As the region navigates a choppy period of flux, transition and change, it can no longer turn to a few larger-than-life leaders for guidance
October 26, 2013 10:53 PM
The Pittsburgh skyline, reflected in the Ohio River just before sunrise.
By Mackenzie Carpenter / Pittsburgh Post-Gazette
So who's in charge?
Bill Peduto, Pittsburgh's presumptive mayoral winner, hasn't been elected yet. Rich Fitzgerald, who took office last year, is the third Allegheny County executive to occupy that office since its creation a dozen years ago. UPMC's Jeffrey Romoff, one of the longest-serving CEOs in Pittsburgh today, continues to expand his company globally while fending off a lawsuit over UPMC's nonprofit status by the city government.
In a city and a region long accustomed to a few larger-than-life leaders making strategic decisions that are felt for generations, a vacuum seems to have opened up at the top as Pittsburgh moves through an unusually choppy period of flux, transition and change.
Think about it: After Tom Murphy left the mayor's office in 2006 after 12 years, his successor, Bob O'Connor, was in for five months before he died of cancer, and Luke Ravenstahl's seven years as mayor have ended in a grand jury investigation of his administration.
Carnegie Mellon University has had three visionary, long-serving presidents, but as of July, is under new leadership with Subra Suresh. University of Pittsburgh chancellor Mark Nordenberg, after a reign of 17 years, will leave next year. The Heinz Endowments' head since 2008, Robert "Bobby" Vagt, just announced he is stepping down. There are new CEOs at Heinz, Highmark, U.S. Steel and PNC.
PG graphic: The region's leadership: Changes through the decades (Click image for larger version)
Maybe Pittsburgh has just been lucky to get by with a few big players in charge.
Or maybe, it's not about a few big players anymore.
"There's a more diffuse and dispersed leadership in particular sectors, driven by particular leaders who, by doing the business of their companies or corporations, have enhanced the entire region," said Mr. Romoff, whose own $10 billion health care conglomerate, the region's largest employer, dominates the landscape.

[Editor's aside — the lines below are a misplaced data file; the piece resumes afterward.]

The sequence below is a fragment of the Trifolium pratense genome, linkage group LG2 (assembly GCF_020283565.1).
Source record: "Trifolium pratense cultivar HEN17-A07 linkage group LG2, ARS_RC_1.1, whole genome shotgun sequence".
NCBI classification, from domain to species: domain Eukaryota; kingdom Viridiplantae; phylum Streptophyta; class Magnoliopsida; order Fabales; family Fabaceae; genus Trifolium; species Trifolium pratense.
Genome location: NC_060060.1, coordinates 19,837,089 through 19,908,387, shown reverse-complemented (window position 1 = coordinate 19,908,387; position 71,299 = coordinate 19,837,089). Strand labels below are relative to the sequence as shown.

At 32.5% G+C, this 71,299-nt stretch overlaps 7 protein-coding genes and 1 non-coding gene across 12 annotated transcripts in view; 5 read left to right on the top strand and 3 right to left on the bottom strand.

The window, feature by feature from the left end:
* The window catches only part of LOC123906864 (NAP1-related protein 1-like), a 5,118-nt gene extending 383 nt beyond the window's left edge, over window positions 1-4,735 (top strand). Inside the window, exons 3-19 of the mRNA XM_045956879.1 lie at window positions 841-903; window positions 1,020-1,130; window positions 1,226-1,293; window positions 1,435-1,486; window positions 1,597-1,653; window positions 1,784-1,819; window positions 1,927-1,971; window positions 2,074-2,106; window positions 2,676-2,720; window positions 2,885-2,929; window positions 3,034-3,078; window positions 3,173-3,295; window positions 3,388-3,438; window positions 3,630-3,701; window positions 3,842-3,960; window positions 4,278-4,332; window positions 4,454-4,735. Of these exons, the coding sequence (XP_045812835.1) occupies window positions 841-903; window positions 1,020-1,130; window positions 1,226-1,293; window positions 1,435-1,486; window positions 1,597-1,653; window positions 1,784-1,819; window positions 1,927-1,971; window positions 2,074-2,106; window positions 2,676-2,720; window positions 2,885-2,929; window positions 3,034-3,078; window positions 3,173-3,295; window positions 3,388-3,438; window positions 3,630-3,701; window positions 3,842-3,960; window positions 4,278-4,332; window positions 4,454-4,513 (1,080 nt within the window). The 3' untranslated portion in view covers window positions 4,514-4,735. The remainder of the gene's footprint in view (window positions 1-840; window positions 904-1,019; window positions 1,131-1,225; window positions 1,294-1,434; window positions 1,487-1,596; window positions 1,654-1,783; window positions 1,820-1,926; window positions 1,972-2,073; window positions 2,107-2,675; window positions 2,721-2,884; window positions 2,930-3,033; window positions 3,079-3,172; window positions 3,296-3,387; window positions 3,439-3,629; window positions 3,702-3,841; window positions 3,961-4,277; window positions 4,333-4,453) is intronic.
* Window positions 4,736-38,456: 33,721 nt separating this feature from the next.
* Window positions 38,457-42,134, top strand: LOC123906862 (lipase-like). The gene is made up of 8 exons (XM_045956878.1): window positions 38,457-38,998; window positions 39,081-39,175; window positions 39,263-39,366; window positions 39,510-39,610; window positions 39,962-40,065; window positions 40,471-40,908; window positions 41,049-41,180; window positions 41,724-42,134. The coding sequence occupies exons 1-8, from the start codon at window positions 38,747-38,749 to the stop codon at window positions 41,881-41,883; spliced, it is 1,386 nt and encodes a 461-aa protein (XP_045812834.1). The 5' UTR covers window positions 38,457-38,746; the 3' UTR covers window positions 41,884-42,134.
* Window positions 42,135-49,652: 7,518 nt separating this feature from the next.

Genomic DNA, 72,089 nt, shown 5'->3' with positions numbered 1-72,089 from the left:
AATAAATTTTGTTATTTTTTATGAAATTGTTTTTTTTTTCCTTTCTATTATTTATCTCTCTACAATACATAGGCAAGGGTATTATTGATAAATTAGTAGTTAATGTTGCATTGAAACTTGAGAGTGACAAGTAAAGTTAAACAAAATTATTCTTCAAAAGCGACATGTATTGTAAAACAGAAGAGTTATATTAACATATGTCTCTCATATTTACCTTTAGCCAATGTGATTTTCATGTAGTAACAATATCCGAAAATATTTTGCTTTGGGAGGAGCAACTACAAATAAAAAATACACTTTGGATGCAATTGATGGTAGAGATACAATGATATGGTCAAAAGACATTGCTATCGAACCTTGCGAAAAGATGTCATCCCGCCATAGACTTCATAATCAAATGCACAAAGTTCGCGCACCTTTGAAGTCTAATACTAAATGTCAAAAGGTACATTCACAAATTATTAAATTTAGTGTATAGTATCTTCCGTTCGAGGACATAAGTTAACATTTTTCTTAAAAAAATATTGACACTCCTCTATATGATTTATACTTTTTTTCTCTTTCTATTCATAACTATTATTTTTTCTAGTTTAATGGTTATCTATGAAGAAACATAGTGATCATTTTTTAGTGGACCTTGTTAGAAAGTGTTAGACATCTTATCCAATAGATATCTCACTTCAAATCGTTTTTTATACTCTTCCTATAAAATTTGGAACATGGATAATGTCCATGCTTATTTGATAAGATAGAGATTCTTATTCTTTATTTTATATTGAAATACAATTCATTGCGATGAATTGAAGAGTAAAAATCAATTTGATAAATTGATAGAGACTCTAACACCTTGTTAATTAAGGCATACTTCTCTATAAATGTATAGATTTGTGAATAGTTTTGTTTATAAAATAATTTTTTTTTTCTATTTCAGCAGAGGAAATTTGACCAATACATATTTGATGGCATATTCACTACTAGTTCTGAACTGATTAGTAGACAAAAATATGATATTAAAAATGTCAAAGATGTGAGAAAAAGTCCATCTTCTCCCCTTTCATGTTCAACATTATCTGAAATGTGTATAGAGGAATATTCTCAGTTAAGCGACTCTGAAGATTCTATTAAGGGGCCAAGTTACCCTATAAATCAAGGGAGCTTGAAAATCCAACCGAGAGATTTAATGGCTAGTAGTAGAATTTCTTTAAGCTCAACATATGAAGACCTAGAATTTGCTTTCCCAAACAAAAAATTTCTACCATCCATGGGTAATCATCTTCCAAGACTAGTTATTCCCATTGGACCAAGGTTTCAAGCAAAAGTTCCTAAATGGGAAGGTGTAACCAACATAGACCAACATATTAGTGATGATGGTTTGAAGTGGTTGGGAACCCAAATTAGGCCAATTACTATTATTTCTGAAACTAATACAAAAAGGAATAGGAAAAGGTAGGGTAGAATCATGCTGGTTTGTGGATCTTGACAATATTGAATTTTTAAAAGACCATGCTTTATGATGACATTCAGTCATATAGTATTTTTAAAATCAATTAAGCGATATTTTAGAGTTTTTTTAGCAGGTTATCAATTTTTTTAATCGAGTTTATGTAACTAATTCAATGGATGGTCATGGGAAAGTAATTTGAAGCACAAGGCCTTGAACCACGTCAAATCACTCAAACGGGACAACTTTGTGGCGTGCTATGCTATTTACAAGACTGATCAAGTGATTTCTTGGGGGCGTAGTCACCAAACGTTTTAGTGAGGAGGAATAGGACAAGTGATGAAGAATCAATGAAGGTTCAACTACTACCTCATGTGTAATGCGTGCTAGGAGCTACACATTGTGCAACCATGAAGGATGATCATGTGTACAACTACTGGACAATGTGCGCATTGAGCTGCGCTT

The old days: top down
The days of concentrated leadership -- the partnership of Richard King Mellon and Mayor David L. Lawrence (who, in fact, only met once) and the post-World War II "Renaissance" of Pittsburgh, aided by the largesse of H.J. "Jack" Heinz -- are gone.
At the time, though, Mellon and Lawrence were able to operate unimpeded. During the war they founded the Allegheny Conference on Community Development, initially to combat Pittsburgh's pollution-choked environment, and then to tackle urban renewal in a project dubbed Renaissance I. And a small cadre of leaders in the 1960s and 1970s coordinated an economic development plan that would be known as Renaissance II.
Even in 1983, when Pittsburgh Post-Gazette editor John Craig asked Post-Gazette editors to take a straw poll to determine the city's most influential people at the time, they found most power in the hands of a few: U.S. Steel CEO David Roderick; Henry L. Hillman, a venture capitalist; and Pittsburgh Mayor Richard Caliguiri.
As the steel industry was collapsing in the 1970s and 1980s, this trifecta -- representing corporate leadership, private capital and government -- set about to reinvent Pittsburgh. By the early 1980s, skyscrapers were going up again Downtown -- One Oxford Centre, PPG Place, One Mellon Center and, later, Fifth Avenue Place.